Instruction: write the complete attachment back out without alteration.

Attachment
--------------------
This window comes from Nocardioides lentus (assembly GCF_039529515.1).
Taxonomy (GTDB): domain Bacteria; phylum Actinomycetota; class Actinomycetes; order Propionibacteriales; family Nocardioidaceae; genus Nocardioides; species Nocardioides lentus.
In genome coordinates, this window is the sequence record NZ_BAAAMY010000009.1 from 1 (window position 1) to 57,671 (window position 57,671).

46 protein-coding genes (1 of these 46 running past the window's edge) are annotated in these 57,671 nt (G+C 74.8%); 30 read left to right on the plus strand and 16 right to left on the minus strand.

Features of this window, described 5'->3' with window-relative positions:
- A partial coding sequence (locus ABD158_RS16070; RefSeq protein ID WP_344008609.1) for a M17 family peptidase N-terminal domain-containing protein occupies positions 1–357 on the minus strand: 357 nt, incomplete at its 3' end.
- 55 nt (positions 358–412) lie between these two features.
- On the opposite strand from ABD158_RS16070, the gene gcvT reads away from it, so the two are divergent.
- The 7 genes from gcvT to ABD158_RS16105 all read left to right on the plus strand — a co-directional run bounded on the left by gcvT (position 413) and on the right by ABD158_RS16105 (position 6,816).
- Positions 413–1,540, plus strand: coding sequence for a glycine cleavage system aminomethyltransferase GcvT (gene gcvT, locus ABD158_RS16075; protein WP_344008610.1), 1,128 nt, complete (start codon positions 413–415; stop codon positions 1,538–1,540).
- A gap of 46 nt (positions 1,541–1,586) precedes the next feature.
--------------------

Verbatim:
This window comes from Nocardioides lentus (assembly GCF_039529515.1).
Taxonomy (GTDB): domain Bacteria; phylum Actinomycetota; class Actinomycetes; order Propionibacteriales; family Nocardioidaceae; genus Nocardioides; species Nocardioides lentus.
In genome coordinates, this window is the sequence record NZ_BAAAMY010000009.1 from 1 (window position 1) to 57,671 (window position 57,671).

46 protein-coding genes (1 of these 46 running past the window's edge) are annotated in these 57,671 nt (G+C 74.8%); 30 read left to right on the plus strand and 16 right to left on the minus strand.

Features of this window, described 5'->3' with window-relative positions:
- A partial coding sequence (locus ABD158_RS16070; RefSeq protein ID WP_344008609.1) for a M17 family peptidase N-terminal domain-containing protein occupies positions 1–357 on the minus strand: 357 nt, incomplete at its 3' end.
- 55 nt (positions 358–412) lie between these two features.
- On the opposite strand from ABD158_RS16070, the gene gcvT reads away from it, so the two are divergent.
- The 7 genes from gcvT to ABD158_RS16105 all read left to right on the plus strand — a co-directional run bounded on the left by gcvT (position 413) and on the right by ABD158_RS16105 (position 6,816).
- Positions 413–1,540, plus strand: coding sequence for a glycine cleavage system aminomethyltransferase GcvT (gene gcvT, locus ABD158_RS16075; protein WP_344008610.1), 1,128 nt, complete (start codon positions 413–415; stop codon positions 1,538–1,540).
- A gap of 46 nt (positions 1,541–1,586) precedes the next feature.